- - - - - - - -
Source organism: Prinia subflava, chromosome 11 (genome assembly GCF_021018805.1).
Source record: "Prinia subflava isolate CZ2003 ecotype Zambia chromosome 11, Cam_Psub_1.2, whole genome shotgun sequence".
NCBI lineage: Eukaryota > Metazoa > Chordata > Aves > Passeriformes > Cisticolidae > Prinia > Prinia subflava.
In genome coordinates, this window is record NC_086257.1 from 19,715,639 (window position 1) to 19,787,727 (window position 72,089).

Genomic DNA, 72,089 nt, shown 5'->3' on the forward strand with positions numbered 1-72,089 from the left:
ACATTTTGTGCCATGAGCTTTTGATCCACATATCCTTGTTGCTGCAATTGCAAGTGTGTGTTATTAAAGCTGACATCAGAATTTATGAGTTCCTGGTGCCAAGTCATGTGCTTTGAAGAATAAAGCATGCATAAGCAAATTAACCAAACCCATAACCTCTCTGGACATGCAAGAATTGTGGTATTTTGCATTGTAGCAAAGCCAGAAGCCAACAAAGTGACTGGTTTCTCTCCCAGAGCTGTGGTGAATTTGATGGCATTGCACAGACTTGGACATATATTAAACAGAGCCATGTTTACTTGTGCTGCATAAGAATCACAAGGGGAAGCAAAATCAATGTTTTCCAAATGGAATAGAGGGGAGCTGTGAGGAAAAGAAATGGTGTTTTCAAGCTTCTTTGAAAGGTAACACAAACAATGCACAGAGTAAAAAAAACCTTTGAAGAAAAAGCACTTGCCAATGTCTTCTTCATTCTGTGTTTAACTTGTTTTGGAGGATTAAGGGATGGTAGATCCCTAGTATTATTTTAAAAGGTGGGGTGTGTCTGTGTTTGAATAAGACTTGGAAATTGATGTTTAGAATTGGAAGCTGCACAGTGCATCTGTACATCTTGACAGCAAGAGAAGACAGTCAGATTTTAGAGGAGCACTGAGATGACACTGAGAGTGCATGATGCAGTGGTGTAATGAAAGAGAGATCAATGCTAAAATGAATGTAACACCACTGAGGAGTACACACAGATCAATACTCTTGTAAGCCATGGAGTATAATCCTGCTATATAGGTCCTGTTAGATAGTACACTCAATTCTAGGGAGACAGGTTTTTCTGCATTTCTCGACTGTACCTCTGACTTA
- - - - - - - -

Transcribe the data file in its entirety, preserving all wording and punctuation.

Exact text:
Source organism: Prinia subflava, chromosome 11 (genome assembly GCF_021018805.1).
Source record: "Prinia subflava isolate CZ2003 ecotype Zambia chromosome 11, Cam_Psub_1.2, whole genome shotgun sequence".
NCBI lineage: Eukaryota > Metazoa > Chordata > Aves > Passeriformes > Cisticolidae > Prinia > Prinia subflava.
In genome coordinates, this window is record NC_086257.1 from 19,715,639 (window position 1) to 19,787,727 (window position 72,089).

Genomic DNA, 72,089 nt, shown 5'->3' on the forward strand with positions numbered 1-72,089 from the left:
ACATTTTGTGCCATGAGCTTTTGATCCACATATCCTTGTTGCTGCAATTGCAAGTGTGTGTTATTAAAGCTGACATCAGAATTTATGAGTTCCTGGTGCCAAGTCATGTGCTTTGAAGAATAAAGCATGCATAAGCAAATTAACCAAACCCATAACCTCTCTGGACATGCAAGAATTGTGGTATTTTGCATTGTAGCAAAGCCAGAAGCCAACAAAGTGACTGGTTTCTCTCCCAGAGCTGTGGTGAATTTGATGGCATTGCACAGACTTGGACATATATTAAACAGAGCCATGTTTACTTGTGCTGCATAAGAATCACAAGGGGAAGCAAAATCAATGTTTTCCAAATGGAATAGAGGGGAGCTGTGAGGAAAAGAAATGGTGTTTTCAAGCTTCTTTGAAAGGTAACACAAACAATGCACAGAGTAAAAAAAACCTTTGAAGAAAAAGCACTTGCCAATGTCTTCTTCATTCTGTGTTTAACTTGTTTTGGAGGATTAAGGGATGGTAGATCCCTAGTATTATTTTAAAAGGTGGGGTGTGTCTGTGTTTGAATAAGACTTGGAAATTGATGTTTAGAATTGGAAGCTGCACAGTGCATCTGTACATCTTGACAGCAAGAGAAGACAGTCAGATTTTAGAGGAGCACTGAGATGACACTGAGAGTGCATGATGCAGTGGTGTAATGAAAGAGAGATCAATGCTAAAATGAATGTAACACCACTGAGGAGTACACACAGATCAATACTCTTGTAAGCCATGGAGTATAATCCTGCTATATAGGTCCTGTTAGATAGTACACTCAATTCTAGGGAGACAGGTTTTTCTGCATTTCTCGACTGTACCTCTGACTTA